[tbb-dev] Proposal for redesigning the security controls

Arthur D. Edelstein arthuredelstein at gmail.com
Wed Feb 7 17:56:46 UTC 2018

On Wed, Feb 7, 2018 at 4:18 AM, Georg Koppen <gk at torproject.org> wrote:

> While preparing the proposal I tried to read up on all the older
> discussions we had about how to improve the design of our security
> controls. In particular, in your last comment on #21034 you seemed to be
> thinking that we could largely avoid doing what you are suggesting above
> by addressing the tickets you mentioned there (and probably more).
> That's actually part of the proposal as written (see section 3.3). So, I
> am a bit curious whether you changed your mind and if so to hear about
> new arguments.

My original thinking for #21034 was to try to address two problems:
  (1) The set of options exposed by NoScript is complex.
  (2) Users may be trying to use the (global) security slider for
individual sites. I have. :(
As I sort of mentioned in that comment in #21034, I think #22981
(enabling video/audio on HTTPS sites for Medium security) will be
particularly helpful for these two problems by making it rarely
necessary for users at Medium Security to make adjustments via
NoScript or the security slider. But, on the other hand, if we decide
against #22981, then I think #21034 remains important.

Also, since I wrote that comment, I have realized there is a another problem:
  (3) NoScript does not respect FPI.
so I do lean more toward some kind of solution for #22981 again.

Each of (1), (2), and (3) have different possible solutions. For me, a
per-site security toggle seems to be the cleanest solution to all
three issues. But of course there are many possible alternatives that
would solve these issues to varying degrees.

> [snip] After all you allowed it in the first place in any context
> and hence in this particular site context as well.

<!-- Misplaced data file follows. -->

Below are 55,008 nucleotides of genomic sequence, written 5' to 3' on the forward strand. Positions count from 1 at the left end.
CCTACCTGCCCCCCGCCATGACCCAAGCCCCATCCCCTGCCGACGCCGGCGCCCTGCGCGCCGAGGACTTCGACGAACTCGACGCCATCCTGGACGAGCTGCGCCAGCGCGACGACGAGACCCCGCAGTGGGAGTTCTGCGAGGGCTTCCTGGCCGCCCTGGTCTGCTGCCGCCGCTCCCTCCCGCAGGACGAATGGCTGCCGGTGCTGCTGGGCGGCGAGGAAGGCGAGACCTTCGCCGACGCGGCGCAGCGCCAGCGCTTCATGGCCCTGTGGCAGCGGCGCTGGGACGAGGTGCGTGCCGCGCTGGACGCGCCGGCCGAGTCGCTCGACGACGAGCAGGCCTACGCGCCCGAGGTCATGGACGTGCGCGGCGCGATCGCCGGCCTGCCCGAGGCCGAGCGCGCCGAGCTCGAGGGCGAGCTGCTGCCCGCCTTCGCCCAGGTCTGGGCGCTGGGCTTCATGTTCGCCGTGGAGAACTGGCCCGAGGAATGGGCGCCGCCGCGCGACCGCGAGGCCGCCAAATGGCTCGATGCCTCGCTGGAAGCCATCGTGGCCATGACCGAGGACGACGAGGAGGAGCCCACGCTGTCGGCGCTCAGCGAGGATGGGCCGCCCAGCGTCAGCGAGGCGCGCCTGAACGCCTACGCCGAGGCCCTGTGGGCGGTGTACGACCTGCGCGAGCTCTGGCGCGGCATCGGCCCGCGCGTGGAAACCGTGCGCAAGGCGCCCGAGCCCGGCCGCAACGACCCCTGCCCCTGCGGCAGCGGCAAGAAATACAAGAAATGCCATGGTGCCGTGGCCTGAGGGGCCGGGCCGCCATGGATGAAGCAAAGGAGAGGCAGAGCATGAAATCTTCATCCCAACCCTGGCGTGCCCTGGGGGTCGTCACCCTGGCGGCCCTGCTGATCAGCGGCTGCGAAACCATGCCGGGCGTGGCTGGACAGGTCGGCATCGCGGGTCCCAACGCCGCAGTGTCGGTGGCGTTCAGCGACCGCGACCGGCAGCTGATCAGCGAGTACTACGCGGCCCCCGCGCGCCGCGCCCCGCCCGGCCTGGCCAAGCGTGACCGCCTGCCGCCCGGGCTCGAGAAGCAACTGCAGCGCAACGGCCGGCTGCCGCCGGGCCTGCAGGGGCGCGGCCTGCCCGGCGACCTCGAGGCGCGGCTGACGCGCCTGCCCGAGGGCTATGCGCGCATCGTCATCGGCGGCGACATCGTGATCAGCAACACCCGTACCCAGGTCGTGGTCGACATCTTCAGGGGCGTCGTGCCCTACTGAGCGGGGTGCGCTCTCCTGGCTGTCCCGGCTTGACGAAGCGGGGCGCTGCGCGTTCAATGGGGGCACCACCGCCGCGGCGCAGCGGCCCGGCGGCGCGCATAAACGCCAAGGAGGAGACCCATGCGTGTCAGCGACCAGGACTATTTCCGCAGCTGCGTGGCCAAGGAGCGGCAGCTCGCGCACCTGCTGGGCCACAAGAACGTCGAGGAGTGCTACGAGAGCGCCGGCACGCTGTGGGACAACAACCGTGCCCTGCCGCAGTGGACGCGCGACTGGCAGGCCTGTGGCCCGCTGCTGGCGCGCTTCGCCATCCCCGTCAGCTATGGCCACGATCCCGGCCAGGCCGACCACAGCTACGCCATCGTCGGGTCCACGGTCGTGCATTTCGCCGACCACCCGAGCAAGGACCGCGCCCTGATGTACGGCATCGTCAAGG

Can you explain what you mean by this? I'm not sure I understand it.

> [snip] As indicated above that does not help with an easy answer to the
> important question about which security state I am actually in.

I agree it would be good to display an indicator about what global
security state you're in.

>> [snip] So, my suggestion would be to expose a
>> single toggle option: namely, [all-features-disabled |
>> all-features-enabled].
> Hm. I am not sure yet. I am not convinced we need to expose users to the
> dangers of WebGL, SVG etc. just because they need scripts enabled on a
> website.

Suppose you think there is a 10% chance that website X.com will be
serving an exploit. Do you enable scripts, but not WebGL? I feel this
question is too large a burden on users. It requires them to
understand what scripts and WebGL are! :) And it presumes some level
of risk analysis that is basically impossible (what's more dangerous,
scripts, or WebGL?). So I think we should provide some sort of
simplified set of options that guide users to reasonable decisions.

Maybe we could make progress by considering a set of
thought-experiment user stories (or even, user studies) visiting
particular websites and describing what the decision making process
should be. For example, if I visit YouTube (which has scripts, video
and audio) under High Security or under Medium Security, what should
my decision making process be? How many decisions/clicks should be
required to get the website working, and at what stage do I decide to
give up for security reasons? What security/privacy mistakes could I
make and how can Tor Browser prevent those mistakes? Other important
sites might be online games, social media, Google documents, etc.


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